ITF’s Video Game Library: May 25 Edition

Welcome to ITF Gaming’s brand new weekly feature where we will be entering our video game library and bringing out, for your enjoyment, some of the old school video games and video game related content that will make the nostalgia reflex kick in for those gamers who stuck around. If you’re not an old school gamer, this will just be an informative look back at the history that led up to what we know and love today.

So what will be the first game we bring out of the library?

Why… a game that I have been enjoying thoroughly for several days now. One of the best racing games of yesteryear. A game that has so very recently been picked up in a Kickstarter campaign for a reboot. A game that is so violent, so twisted, and yet so devilishly fun to play.

None other than, 1997’s Carmageddon.  Yes, Max Damage and Die Anna’s first forray into an open-world that came so close to driving realism, yet so far.


Let me just state at this point that despite the poor graphics, this game is very much a game that should not be played by a younger audience. Nor should it be played by sensitive gamers. If the sight of carnage and violence upsets you, go and read something else. If on the other hand you are a hardcore gamer in every sense of the word, check out this video of what can be called one of the most twisted racing games ever made. Please note strong language and violence is present in this video.

Carmageddon is, as mentioned above, an open world racing game, developed by Stainless Games and published by SCi and Interplay,  where the objectives to win are threefold. You can either race through the checkpoints, as with any other racing title, or you can crush, smash and destroy each one of your opponents. Lastly you can kill every last one of the pedestrians spread out across massive open world areas. Speaking of the maps, they are made up of different environments, including urban landscapes, desert-like urban areas, mines, and snow-ridden areas. The opponents are very cleverly thought out personalities with their own unique vehicles. Ranging from an android named Ed 101, which drives a street racing sedan called the Tashita, to the menacing tow truck driver called Psycho Pitbull, who drives an otherwise unstoppable yellow tow-truck that packs a mean punch when he decides to chase after you. The AI in this game is by no means to be taken lightly, as the computer controlled rival cars tends to react very violently to your aggressive actions against them. In another scenario though, you are introduced to “Cops” who stalk the untraveled areas of a race track on a map. These Cops have a bad attitude to begin with and they are provoked just by going near them. It would seem that Stainless Games purposefully programmed these Cops to be ultra-aggressive as they always come straight for you whenever they spot you, even ignoring other racers in the process. They can be quite annoying at times, especially when you are trying to take out one of the harder to beat rival racers.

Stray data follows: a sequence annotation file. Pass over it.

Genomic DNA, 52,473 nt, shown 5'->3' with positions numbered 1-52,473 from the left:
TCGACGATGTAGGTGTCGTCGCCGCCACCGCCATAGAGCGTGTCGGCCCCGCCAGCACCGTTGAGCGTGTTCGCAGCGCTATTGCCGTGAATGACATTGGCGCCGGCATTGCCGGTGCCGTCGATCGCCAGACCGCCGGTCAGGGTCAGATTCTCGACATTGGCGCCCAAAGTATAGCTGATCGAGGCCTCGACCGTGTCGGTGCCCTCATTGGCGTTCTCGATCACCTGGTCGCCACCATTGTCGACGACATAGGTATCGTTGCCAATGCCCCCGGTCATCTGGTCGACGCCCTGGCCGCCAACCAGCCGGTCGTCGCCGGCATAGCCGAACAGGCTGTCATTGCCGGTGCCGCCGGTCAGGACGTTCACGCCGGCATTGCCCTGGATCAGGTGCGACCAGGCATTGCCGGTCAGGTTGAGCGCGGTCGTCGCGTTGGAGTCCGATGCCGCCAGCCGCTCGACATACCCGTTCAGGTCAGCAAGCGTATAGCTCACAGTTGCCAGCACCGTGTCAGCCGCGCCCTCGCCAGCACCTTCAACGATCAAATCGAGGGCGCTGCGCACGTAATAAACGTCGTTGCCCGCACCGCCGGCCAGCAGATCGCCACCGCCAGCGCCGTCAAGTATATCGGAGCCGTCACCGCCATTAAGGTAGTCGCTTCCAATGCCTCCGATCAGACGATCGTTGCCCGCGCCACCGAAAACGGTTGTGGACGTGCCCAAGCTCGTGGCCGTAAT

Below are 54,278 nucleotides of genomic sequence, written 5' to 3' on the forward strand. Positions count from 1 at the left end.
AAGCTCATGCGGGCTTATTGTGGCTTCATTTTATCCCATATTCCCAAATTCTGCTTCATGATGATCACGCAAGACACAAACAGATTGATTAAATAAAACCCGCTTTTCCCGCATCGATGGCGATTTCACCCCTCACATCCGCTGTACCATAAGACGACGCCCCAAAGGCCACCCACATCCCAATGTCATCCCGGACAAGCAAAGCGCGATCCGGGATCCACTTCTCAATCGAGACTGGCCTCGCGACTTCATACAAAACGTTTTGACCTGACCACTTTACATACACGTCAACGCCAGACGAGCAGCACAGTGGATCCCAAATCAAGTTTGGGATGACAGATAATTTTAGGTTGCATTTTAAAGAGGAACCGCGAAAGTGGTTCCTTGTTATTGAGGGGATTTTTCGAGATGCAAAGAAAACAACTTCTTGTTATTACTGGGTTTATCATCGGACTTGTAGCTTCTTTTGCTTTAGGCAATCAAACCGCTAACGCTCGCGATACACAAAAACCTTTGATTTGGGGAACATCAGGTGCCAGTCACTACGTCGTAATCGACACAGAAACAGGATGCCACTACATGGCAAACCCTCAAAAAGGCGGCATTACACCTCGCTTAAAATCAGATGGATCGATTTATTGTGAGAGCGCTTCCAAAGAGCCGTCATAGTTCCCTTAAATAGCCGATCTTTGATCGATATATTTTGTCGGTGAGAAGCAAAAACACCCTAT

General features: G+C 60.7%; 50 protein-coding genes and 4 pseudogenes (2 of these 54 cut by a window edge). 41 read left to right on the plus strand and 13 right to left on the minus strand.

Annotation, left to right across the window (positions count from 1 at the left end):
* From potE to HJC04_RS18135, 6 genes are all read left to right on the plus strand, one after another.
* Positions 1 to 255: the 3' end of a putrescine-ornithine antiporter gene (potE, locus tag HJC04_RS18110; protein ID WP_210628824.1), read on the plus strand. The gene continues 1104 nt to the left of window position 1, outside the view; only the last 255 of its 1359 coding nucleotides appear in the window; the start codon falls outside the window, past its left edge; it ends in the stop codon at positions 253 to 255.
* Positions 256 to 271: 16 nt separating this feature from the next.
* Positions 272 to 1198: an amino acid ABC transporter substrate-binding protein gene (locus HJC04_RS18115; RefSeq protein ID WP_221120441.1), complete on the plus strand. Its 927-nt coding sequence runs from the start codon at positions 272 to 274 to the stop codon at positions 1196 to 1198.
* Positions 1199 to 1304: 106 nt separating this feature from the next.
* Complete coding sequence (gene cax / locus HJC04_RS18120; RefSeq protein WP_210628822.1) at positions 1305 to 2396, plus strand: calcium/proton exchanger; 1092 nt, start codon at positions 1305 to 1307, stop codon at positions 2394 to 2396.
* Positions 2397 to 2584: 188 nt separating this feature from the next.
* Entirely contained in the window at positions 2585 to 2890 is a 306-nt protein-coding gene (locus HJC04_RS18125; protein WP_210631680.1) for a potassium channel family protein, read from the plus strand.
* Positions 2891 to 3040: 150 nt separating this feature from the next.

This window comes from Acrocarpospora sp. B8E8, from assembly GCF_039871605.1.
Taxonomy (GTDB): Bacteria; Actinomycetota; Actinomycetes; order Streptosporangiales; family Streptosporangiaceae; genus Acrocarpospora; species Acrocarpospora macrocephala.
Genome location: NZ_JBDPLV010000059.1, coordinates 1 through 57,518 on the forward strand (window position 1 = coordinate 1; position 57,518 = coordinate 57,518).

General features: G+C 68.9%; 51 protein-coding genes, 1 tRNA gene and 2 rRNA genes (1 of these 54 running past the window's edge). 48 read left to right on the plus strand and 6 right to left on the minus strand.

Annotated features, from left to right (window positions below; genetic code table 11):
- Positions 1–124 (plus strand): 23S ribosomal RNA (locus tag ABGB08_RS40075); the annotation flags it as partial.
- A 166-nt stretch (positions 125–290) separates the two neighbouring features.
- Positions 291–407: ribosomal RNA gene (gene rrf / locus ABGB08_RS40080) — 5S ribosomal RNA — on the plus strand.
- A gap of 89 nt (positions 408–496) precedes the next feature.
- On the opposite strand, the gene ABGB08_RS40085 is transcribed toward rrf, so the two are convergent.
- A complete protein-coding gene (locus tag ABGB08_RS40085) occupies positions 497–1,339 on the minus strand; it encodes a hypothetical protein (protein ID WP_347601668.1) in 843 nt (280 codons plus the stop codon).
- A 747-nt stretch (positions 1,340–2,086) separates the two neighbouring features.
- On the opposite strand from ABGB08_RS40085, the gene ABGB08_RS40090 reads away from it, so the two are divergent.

Graphically Carmageddon is not what you what call “pretty” but the style certainly grows on you as it is a mesh between “realistic” and “blocky”. The car movement appears and feels very realistic. Something that is quite impressive for a 1997 title, and not even Carmgaddon’s sequels could replicate this fluent and fun control system. The vehicles are designed well and the damage is depicted quite realistically despite the limitations in graphics quality.

The sound department is where Carmageddon really shone. From an outstanding sound effects library to an even better voice acting cast. Every grunt, every cuss, every scream, just added to the immersive gameplay experience. And then there was the best part – the soundtrack. If you’re a metal fan, like most people my age, then you will have heard of a “little” band called Fear Factory. If you’re unfamiliar with their work, have a listen. I promise you will be blown away.

Every time I listen to this band I just get the chills. I think Stainless Games probably made the best decision to include this type of music as a soundtrack to their game. It really adds to the atmosphere and makes you into a raging lunatic. Fantastic fun!


Carmageddon truly is one of those one of a kind games, and although it spawned quite a few sequels, none of them can truly touch the masterpiece that is the original.

Join us next week for another look into the ITF Video Game Library.


Freelance reporter for ITF Gaming. Quirky and concise. Strange and precise. Awkward hugger extraordinaire.

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